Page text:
Lower cardiac output is associated with neurodegeneration among older adults with normal cognition but not mild cognitive impairment

Elizabeth E. Moore, Dandan Liu, Corey W. Bown, Hailey A. Kresge, Deepak K. Gupta, Kimberly R. Pechman, Lisa A. Mendes, L. Taylor Davis, Katherine A. Gifford, Adam W. Anderson, Thomas J. Wang, Bennett A. Landman, Timothy J. Hohman, Angela L. Jefferson

Research output: Contribution to journalArticlepeer-review

Abstract

Subclinical cardiac dysfunction is associated with smaller total brain volume on magnetic resonance imaging (MRI). To study whether cardiac output relates to regional measurements of grey and white matter structure, older adults (n = 326) underwent echocardiogram to quantify cardiac output (L/min) and brain MRI. Linear regressions related cardiac output to grey matter volumes measured on T1 and white matter hyperintensities assessed on T2-FLAIR. Voxelwise analyses related cardiac output to diffusion tensor imaging adjusting for demographic, genetic, and vascular risk factors. Follow-up models assessed a cardiac output x diagnosis interaction with stratification (normal cognition, mild cognitive impairment). Cardiac output interacted with diagnosis, such that lower cardiac output related to smaller total grey matter (p = 0.01), frontal lobe (p = 0.01), and occipital lobe volumes (p = 0.01) among participants with normal cognition. When excluding participants with cardiovascular disease and atrial fibrillation, associations emerged with smaller parietal lobe (p = 0.005) and hippocampal volume (p = 0.05). Subtle age-related cardiac changes may disrupt neuronal homeostasis and impact grey matter integrity prior to cognitive impairment.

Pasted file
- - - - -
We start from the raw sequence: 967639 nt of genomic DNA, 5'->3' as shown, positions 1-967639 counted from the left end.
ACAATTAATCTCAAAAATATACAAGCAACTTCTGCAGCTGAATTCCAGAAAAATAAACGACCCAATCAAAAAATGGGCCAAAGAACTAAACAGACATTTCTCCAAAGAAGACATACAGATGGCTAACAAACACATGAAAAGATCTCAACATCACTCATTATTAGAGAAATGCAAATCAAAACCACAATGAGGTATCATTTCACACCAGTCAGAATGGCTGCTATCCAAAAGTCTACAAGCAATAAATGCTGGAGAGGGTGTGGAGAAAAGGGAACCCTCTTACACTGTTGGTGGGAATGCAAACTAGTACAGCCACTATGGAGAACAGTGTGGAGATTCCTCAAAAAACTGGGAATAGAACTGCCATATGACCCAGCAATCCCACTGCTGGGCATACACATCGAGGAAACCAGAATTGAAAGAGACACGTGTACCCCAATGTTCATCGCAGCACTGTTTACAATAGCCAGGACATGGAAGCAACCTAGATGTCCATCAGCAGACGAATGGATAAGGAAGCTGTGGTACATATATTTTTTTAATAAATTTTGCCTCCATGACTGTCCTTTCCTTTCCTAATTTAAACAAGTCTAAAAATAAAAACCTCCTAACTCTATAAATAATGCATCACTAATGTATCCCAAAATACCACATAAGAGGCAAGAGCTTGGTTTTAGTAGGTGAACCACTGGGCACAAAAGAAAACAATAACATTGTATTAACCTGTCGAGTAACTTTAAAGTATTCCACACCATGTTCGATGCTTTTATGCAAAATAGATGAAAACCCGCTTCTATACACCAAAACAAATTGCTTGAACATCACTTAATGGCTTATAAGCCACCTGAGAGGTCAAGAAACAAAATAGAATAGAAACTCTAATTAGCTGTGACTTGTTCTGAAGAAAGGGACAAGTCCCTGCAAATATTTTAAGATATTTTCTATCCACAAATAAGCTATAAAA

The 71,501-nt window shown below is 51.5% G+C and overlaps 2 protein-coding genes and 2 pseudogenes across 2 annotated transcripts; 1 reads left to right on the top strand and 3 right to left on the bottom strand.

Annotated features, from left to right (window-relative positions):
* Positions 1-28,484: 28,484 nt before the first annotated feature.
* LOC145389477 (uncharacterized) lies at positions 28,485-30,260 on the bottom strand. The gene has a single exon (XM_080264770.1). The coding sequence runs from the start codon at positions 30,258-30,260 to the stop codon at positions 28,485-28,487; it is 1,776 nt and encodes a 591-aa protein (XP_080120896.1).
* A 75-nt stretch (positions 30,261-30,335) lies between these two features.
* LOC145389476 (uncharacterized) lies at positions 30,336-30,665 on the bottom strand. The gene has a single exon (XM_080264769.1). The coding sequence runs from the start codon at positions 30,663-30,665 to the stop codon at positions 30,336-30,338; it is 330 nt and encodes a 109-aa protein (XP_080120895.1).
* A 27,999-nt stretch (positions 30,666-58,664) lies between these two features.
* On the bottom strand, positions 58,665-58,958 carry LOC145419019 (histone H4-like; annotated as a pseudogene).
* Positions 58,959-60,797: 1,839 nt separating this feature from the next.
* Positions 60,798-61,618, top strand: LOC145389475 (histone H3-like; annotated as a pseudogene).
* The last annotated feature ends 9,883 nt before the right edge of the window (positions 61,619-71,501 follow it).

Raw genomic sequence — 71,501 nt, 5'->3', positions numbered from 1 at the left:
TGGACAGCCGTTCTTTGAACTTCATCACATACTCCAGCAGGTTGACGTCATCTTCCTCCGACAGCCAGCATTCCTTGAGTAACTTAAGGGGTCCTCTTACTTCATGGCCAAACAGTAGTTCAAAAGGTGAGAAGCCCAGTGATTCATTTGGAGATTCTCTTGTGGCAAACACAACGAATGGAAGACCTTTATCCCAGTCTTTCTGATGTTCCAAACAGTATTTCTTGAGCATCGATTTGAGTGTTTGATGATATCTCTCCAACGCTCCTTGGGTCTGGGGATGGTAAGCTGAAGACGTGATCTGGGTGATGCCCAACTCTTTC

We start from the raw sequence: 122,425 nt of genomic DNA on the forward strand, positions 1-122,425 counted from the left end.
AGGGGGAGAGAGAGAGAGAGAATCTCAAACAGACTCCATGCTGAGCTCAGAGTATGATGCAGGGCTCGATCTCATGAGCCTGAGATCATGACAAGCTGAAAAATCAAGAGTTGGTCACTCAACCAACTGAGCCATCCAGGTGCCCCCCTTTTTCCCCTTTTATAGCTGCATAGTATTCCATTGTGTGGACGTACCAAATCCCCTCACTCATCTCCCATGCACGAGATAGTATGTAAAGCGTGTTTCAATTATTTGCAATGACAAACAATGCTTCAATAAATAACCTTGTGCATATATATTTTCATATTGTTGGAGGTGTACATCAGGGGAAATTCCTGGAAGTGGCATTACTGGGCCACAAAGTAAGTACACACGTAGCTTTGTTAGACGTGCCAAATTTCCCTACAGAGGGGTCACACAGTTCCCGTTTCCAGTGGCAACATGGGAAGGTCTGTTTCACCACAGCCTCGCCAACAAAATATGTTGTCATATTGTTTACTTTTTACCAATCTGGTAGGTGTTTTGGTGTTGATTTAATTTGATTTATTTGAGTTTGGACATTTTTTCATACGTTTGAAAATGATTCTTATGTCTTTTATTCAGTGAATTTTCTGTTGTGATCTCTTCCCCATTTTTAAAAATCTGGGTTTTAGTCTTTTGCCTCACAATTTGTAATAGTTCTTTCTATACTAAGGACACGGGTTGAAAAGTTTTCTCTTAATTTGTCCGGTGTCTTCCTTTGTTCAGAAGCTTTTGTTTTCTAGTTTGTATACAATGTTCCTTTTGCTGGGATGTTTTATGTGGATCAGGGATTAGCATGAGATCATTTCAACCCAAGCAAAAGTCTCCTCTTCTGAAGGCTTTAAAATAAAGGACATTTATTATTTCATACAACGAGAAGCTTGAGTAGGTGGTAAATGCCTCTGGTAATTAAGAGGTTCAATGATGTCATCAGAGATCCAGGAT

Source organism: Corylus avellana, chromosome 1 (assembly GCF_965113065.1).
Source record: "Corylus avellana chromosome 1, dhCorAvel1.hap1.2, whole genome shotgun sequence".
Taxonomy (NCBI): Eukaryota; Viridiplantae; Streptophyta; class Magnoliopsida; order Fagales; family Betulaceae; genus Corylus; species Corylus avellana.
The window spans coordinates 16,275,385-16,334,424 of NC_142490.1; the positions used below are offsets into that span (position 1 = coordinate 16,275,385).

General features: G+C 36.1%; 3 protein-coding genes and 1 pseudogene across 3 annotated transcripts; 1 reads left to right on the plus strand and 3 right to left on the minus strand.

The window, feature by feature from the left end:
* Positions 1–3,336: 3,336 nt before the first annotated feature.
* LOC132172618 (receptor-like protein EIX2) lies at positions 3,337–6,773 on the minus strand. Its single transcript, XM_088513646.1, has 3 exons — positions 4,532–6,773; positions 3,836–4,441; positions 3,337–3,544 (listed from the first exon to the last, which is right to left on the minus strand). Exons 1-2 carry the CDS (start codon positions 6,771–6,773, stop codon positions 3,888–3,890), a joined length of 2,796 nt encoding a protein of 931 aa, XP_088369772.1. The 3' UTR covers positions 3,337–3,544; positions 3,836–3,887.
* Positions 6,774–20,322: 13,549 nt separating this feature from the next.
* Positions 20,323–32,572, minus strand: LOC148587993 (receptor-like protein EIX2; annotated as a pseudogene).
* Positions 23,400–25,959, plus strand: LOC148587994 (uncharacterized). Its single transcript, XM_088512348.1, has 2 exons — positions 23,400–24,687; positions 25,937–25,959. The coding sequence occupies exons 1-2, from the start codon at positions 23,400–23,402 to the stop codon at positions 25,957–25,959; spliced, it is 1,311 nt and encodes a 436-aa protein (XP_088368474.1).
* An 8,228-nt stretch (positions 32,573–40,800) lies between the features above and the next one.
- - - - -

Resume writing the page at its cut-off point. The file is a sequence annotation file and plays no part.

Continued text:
Original languageEnglish (US)
JournalBrain Imaging and Behavior
DOIs
StateAccepted/In press - 2020

Keywords

  • Brain MRI
  • Cardiac output
  • Grey matter
  • Neurodegeneration
  • White matter

ASJC Scopus subject areas

  • Radiology Nuclear Medicine and imaging
  • Neurology
  • Cognitive Neuroscience
  • Clinical Neurology
  • Cellular and Molecular Neuroscience
  • Psychiatry and Mental health
  • Behavioral Neuroscience

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